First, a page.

Rebuilding the Economic Base of Indian Communities: The Micmac in Nova Scotia
J.S. Frideres is Associate Dean (Research) of the Faculty of Social
Sciences at the University of Calgary and co-author of Prairie
The Micmac Indians come under close scrutiny in this analysis of their socio-economic position in Nova Scotia. Fred Wien has set a standard and a format that should be taken up by other scholars studying Indians in Canadian society. The author begins by providing a good historical review of Micmac-white relations in a variety of contexts. For example, he discusses Micmac economic history in a settler and industrial economy, followed by an analysis of how they arrived at their present state of poverty and economic dependency.
Chapter three presents a picture of contemporary employment patterns and trends. Data for this section is based on 1976 and 1981 surveys that were carried out by the author with the co-operation of the Union of Nova Scotia Indians. Both reserve and off-reserve Indians were included in the survey. The detailed data collected have been assembled in a lucid, readable form. While some comparable non-Indian data is presented, more would have been preferable. Nevertheless, a complete profile of Micmac Indians is provided to the reader.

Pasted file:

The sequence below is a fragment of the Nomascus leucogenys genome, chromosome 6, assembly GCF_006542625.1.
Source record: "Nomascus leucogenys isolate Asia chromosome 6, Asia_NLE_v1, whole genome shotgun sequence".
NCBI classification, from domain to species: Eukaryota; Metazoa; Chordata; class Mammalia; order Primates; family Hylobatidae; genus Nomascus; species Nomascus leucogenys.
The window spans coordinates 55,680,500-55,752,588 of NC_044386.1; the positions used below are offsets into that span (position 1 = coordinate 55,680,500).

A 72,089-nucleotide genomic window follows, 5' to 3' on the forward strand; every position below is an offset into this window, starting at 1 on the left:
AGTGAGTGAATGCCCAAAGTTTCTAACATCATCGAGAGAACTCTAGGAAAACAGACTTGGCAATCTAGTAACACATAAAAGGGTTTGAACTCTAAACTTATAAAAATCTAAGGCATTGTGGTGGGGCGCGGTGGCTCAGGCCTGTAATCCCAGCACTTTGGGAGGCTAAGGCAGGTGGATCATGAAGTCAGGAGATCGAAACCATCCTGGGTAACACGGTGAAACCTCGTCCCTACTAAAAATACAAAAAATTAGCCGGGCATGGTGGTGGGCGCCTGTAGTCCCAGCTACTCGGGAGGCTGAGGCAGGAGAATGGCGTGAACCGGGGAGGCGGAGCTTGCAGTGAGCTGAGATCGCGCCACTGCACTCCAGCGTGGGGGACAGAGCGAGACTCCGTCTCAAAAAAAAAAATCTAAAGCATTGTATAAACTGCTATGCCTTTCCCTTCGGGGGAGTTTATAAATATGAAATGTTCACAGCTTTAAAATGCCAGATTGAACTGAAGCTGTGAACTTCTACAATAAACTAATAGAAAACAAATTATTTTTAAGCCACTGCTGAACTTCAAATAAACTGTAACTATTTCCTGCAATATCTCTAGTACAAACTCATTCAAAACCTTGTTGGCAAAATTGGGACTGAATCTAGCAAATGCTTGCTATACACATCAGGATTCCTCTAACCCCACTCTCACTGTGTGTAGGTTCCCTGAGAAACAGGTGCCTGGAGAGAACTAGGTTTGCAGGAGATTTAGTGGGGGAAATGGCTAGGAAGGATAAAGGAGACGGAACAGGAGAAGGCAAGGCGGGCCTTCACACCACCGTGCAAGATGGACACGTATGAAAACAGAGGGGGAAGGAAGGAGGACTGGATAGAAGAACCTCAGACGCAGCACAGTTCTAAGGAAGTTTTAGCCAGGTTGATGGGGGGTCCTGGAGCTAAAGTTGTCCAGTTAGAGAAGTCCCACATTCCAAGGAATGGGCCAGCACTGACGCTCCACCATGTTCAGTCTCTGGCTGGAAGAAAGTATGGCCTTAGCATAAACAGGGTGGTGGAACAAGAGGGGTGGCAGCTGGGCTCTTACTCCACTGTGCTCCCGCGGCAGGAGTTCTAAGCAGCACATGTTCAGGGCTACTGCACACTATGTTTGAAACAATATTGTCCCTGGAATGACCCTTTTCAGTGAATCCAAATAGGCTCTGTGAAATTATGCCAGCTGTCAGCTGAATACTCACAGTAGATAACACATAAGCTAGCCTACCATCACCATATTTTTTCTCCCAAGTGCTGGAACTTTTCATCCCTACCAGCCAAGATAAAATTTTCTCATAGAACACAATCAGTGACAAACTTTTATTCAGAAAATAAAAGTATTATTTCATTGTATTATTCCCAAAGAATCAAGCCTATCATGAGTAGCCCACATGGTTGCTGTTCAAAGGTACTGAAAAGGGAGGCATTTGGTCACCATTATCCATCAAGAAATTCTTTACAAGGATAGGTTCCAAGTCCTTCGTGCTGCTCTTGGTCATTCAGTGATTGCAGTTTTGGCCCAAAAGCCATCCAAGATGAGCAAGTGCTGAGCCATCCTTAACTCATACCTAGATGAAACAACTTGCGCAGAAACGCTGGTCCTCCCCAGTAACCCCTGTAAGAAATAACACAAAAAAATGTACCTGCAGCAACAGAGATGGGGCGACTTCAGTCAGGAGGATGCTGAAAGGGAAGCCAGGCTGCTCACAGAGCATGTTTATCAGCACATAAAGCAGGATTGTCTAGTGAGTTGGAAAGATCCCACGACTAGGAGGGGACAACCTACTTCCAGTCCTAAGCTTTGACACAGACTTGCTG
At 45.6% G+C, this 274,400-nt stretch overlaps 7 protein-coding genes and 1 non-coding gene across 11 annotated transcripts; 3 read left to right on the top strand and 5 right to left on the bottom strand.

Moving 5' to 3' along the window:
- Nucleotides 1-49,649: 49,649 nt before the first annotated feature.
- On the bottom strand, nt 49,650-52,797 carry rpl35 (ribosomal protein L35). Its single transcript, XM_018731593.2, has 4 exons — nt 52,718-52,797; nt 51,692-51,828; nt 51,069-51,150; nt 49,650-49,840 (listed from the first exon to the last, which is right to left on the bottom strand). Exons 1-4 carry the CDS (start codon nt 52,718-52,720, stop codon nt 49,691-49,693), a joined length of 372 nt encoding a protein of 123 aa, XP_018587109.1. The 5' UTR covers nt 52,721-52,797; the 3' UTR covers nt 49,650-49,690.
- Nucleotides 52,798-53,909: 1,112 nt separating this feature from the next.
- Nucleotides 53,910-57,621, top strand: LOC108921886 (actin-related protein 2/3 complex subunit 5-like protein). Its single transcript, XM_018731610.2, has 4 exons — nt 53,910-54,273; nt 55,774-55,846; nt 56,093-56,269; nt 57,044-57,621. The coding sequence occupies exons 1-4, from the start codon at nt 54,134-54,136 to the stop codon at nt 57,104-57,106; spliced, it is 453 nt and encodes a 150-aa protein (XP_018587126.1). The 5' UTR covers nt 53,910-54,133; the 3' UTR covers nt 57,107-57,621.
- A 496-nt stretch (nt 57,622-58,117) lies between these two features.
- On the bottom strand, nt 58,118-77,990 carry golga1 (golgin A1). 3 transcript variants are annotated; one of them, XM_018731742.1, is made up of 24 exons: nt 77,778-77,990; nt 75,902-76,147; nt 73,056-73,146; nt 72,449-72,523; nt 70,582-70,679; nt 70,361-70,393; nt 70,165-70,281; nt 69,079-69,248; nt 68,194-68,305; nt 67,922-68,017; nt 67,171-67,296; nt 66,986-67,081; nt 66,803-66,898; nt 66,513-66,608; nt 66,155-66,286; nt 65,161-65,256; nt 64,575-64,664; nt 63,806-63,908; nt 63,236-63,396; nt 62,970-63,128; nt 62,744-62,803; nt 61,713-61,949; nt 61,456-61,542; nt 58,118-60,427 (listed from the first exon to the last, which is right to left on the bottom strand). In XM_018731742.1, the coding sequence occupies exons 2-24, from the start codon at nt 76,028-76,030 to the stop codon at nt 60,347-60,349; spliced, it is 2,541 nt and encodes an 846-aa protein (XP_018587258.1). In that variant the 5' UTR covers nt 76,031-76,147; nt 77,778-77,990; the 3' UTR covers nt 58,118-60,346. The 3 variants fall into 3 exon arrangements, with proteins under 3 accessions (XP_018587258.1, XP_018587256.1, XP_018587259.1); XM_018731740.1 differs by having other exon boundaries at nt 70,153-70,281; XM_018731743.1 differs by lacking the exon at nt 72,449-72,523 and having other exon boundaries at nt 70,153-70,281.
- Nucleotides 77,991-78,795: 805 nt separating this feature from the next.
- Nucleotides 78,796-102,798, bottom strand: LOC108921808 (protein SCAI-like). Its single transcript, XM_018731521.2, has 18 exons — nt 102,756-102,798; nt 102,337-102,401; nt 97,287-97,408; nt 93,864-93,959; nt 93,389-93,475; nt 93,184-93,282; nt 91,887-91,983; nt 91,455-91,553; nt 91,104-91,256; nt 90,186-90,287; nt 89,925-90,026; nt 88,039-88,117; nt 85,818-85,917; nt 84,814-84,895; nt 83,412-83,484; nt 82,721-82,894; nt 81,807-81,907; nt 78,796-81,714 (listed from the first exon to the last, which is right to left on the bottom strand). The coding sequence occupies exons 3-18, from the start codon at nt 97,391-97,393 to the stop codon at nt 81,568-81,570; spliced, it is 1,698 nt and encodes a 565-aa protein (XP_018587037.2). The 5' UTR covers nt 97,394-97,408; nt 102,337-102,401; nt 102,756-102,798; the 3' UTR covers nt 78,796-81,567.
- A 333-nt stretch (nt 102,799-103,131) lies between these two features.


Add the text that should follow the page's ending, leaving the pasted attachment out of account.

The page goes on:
The last two sections of the book are more analytical. The author tries to explain what has contributed to Indian poverty, underemployment, and dependence. Wien presents several contemporary theoretical approaches such as segmentation theory, dependency theory, internal colonialism, and staple theory; he tries to show how these theories are different (in terms of assurnptions and hypotheses) and to give some indication, on the basis of his data, of the degree of applicability of each theory.
After assessing the major theoretical frameworks that have been employed to explain the position of social minorities in North America, Wien discusses some of the issues of policy and strategy pertaining to Indian economic development in Nova Scotia. He presents a number of recommendations based on his results — some expected, others not. In the end, an interventionist role for the public sector is advocated but it is based on empirical results, not on a blindly-held theoretical perspective. The author has brought together theory and data which illuminate the direction of possible policies for Indian economic development.